Improving PutIfAbsent…

Since Java 5 we have ConcurrentMap interface with a couple new methods, one of which is:

public V putIfAbsent(K key, V val);

This essentially replaces the following code:

if (!map.containsKey(key))
    return map.put(key, value);
else
    return map.get(key);

Although this method is useful sometime I found several nagging problems with similar methods:

  1. It doesn’t allow chaining as it returns null if value was actually added, and
  2. It forces me to create value (to pass as a parameter) every time even though it will be ignored all times except for the first time when it’s added.

In GridGain we’ve remedied this problem (setting aside atomicity of the putIfAbsent – our version requires outside synchronization) by having a utility method that, by the way, will be publicly available as part of new functional APIs added to GridGain 3.0:

public static <K, V> V mapGet(@NotNull Map<K, V> map, @Nullable K key, @Nullable GridFactoryClosure<V> c) {
    assert map != null;

    // 'null' values are allowed...
    if (map.containsKey(key) == false) {
        V v = c == null ? null : c.apply();

        map.put(key, v);

        return v;
    }
    else {
        return map.get(key);
    }
}

Now this version have several clear advantages:

  1. It has name mapGet to reflect that it is in fact a getter with an option to handle the key-miss;
  2. It allows for chaining as it always returns whatever value is in the map after this method completes, and
  3. It utilizes factory-closure to avoid unnecessary object creation (see below for example).

Factory-closure is a simple closure that takes no parameters and returns new value every time its apply method is called. The same class that contains this mapGet method (GridLang.java) contains other routines that allow for very terse creation of various factory-closures. So, the final usage of mapGet method may look something like that (using typedefs from GridGain 3.0 as well):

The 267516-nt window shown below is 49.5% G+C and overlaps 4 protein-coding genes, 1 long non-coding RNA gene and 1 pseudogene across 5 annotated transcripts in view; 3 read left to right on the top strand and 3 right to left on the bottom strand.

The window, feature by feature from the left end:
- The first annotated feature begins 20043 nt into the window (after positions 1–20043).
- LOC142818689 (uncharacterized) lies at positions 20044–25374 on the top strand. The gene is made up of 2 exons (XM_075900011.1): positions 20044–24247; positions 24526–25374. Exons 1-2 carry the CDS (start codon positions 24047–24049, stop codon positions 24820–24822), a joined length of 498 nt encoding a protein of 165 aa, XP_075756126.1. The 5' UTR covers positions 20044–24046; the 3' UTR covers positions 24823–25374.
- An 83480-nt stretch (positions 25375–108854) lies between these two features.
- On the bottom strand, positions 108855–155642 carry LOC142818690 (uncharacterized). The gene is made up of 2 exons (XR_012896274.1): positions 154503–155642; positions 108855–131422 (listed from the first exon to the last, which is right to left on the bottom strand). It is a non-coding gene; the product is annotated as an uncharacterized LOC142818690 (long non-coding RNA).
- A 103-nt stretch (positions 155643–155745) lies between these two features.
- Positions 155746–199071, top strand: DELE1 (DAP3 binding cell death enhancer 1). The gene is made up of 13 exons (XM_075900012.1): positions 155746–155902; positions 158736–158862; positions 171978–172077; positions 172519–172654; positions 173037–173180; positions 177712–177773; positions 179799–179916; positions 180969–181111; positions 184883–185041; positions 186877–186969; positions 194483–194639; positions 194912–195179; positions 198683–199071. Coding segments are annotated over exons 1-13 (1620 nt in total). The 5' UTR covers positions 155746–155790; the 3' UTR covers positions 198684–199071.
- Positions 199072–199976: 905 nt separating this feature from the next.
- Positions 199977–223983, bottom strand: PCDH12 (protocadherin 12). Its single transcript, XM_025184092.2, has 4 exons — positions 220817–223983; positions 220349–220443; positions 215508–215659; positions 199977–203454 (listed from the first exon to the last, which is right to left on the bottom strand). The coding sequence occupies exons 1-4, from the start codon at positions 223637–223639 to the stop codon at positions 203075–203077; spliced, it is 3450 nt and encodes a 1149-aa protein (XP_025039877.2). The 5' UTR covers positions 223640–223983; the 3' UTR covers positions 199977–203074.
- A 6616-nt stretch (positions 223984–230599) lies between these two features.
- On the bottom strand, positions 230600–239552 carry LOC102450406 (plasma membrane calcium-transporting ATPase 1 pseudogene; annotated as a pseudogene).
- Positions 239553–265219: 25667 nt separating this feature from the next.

Map<String, List<Integer>> map = ...

// Getting list value from the 'map' with the 'key' (inserting a new empty list if 
// one is not present already) and adding '2010' to the final list.
G.mapGet(map, "key", G.<Integer>newList()).add(2010);

Comparing to the usual boiler-plate code:

Map<String, List<Integer>> map = ...

// Getting list value from the 'map' with the 'key' (inserting a new empty list if 
// one is not present already) and adding '2010' to the final list.
List<Integer> list = map.get("key");

if (list == null) {
    list = new ArrayList<Integer>();

    map.put("key", list);
}

list.add(2010);

That looks pretty neat, type safe and almost “clean” except for the Integer type qualification due to limitations of Java type inferencing. And it is pretty efficient too – since method newList(...) returns a constant static factory-closure allowing to fully avoid any unnecessary object creation.

Enjoy!

7 responses

  1. Your arguments are very strange. (1) The putIfAbsent method is no way an getter but an advanced put method and so it naturally follows put method contract which is returning the previous value – not the new one as in your case. (2) You forget that it is an atomic operation – is your function too? (3) I don’t get the idea of calling the mutator method – mapGet. Do you really thing this is a good idea? Usually people don’t expect get methods to change anything!

  2. I’m not disagreeing (mostly). The current method has its uses – but I constantly missing the one that I describe, specifically with chaining and factory closure.

    My wording wasn’t precise. ‘mapGet’ suits my version better – that’s what I meant.

    Best,
    Nikita.

  3. Your implementation is not thread safe. The whole point of putIfAbsent is to provide fast atomic check-then-add operation so you don’t have to synchronize access manually for highly concurrent applications with multiple threads accessing the map.

    You are comparing apples and oranges.

  4. Although you solution is quite neat, I couldn’t resist the temptation to point out that Google Guava’s MapMaker class offers a very elegant and efficient solution to your original problem. Specifically, please take a look at the MapMaker.makeComputingMap(…) method.

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